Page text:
Building... slowly... perfectly... to a resounding, soul-shattering crescendo. Sadly, too few musicians master the timing of the crescendo, which is both a shame in that they are not more easy to come by and also lovely in that when they are found unexpectedly, they arouse that much more delight and charm from their scarcity.
It was love at first listen for me. Some many months ago I discovered Mumford and Sons and their album "Sigh No More." It was, indeed, some happy, fortuitous months ago that I first heard them. Although they are relatively new to the music scene, they have already mastered the art of the perfectly timed crescendo.
Imagine the first leaves of fall, which cause excitement in their scattered state because they signal cooler weather to come. And imagine leaves upon leaves that coat the ground more and more fully with each passing day until finally, the ground is coated completely with a crunchy, brown blanket. Or imagine standing at the water's edge with tentative, tender waves lapping lightly at the tips of your toes. And imagine them washing further over your feet with the passing minutes and hours, and growing, until the tide has enveloped your ankles and shins with warm, lovely bath-like waves. Or imagine just a simple outline of a sketch with pencil or charcoal. A mere gesture drawing, showing action and promise but not yet alive. Then imagine layers of paint lovingly applied. Layer upon layer upon layer, blending, darkening, highlighting, tightening, until finally the true image appears, and you reach the pinnacle of that image and know it is final, it is finished. Well-placed and timed crescendos in life are something to strive for and to be celebrated, and when music manages to get them just right, I simply cannot help but sit up straight and notice.
Mumford and Sons tactfully employs crescendos that move my soul both in individual songs on "Sigh No More" and in the full album as a whole. Individual songs you should absolutely try if you have an deep affinity for perfect crescendos like I do: The Cave, Little Lion Man, and Roll Away Your Stone. But it is an absolute must that you listen to the album in its entirety to appreciate the perfect cadence and appropriate crescendos and decrescendos in the course of the album in its entirety; the album has utterly intimate and quiet moments that are balanced perfectly with the magnificent crescendos that have the capacity to bring tears to my eyes because of their emotion-stirring perfection. Especially moving moments that counterbalance the perfect crescendos are in Timshel, Awake My Soul, and After the Storm.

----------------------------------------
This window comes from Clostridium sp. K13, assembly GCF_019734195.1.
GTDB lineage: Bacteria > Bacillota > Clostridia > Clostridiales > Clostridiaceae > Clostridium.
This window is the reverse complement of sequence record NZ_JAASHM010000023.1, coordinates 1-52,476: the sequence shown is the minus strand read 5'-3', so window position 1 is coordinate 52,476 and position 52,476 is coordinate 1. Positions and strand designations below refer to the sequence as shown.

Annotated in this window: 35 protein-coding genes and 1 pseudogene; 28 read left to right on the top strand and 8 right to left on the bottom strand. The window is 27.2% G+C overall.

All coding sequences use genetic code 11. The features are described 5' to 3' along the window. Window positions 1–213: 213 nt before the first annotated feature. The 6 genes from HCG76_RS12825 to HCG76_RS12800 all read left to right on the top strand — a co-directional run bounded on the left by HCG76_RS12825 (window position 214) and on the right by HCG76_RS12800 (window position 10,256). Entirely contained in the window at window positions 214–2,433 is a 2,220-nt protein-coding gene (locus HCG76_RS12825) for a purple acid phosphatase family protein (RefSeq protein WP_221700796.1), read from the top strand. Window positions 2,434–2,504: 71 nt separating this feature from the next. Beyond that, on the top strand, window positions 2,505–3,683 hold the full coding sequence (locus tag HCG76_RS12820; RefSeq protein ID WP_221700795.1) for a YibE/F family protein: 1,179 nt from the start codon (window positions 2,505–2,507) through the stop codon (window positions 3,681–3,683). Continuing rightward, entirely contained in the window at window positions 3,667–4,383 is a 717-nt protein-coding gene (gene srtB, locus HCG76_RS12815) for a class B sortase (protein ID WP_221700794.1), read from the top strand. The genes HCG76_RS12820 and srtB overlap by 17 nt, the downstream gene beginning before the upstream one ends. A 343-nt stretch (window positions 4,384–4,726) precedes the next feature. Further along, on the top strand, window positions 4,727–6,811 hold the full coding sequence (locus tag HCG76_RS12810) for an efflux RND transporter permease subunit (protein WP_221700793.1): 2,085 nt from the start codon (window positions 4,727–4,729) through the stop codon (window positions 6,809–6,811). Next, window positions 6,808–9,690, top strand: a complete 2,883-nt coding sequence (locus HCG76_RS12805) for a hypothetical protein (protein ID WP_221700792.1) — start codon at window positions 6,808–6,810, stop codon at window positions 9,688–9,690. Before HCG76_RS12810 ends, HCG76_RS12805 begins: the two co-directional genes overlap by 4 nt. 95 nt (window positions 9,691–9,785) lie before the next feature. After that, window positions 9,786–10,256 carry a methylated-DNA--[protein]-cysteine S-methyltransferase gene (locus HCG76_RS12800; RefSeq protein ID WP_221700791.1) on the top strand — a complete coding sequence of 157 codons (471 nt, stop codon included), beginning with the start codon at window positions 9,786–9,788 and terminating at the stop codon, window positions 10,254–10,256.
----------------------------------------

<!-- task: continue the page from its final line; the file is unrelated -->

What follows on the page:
I have listened to the album probably hundreds of times by now and have even seen the band perform it live, but my favorite experience of the music is probably listening to it while driving, alone, very loudly. The quiet beauty in the nuance of each of the songs as well as their magnificent crescendos can be fully appreciated through crisp speakers that have the power to surround and envelop you in solitude.
And while I am applauding the grand crescendos so expertly mastered by Mumford and Sons, I would be remiss if I failed to also share with you some samples of the stirring, haunting, gentle, and thoughtful lyrics that blend beautifully with the amazing use of crescendos. Here is a small compilation of but a few of them:
.... And you have your choices; and these are what make man great: his ladder to the stars.... The flesh that lived and loved will be eaten by plague, so let the memories be good for those who stay.... And I have filled this void with things unreal, and all the while, my character it steals.... And so I'll be found, with my stake stuck in this ground, marking the territory of this newly impassioned soul.... Weep for yourself my man, you'll never be what is in your heart; weep little lion man, you're not as brave as you were at the start; rate yourself and rake yourself, take all the courage you have left, and waste it on fixing all the problems that you made in your own head.... In these bodies we will live; in these bodies we will die; where you invest your love, you invest your life.... Get over your hill and see what you find there, with grace in your heart and flowers in your hair.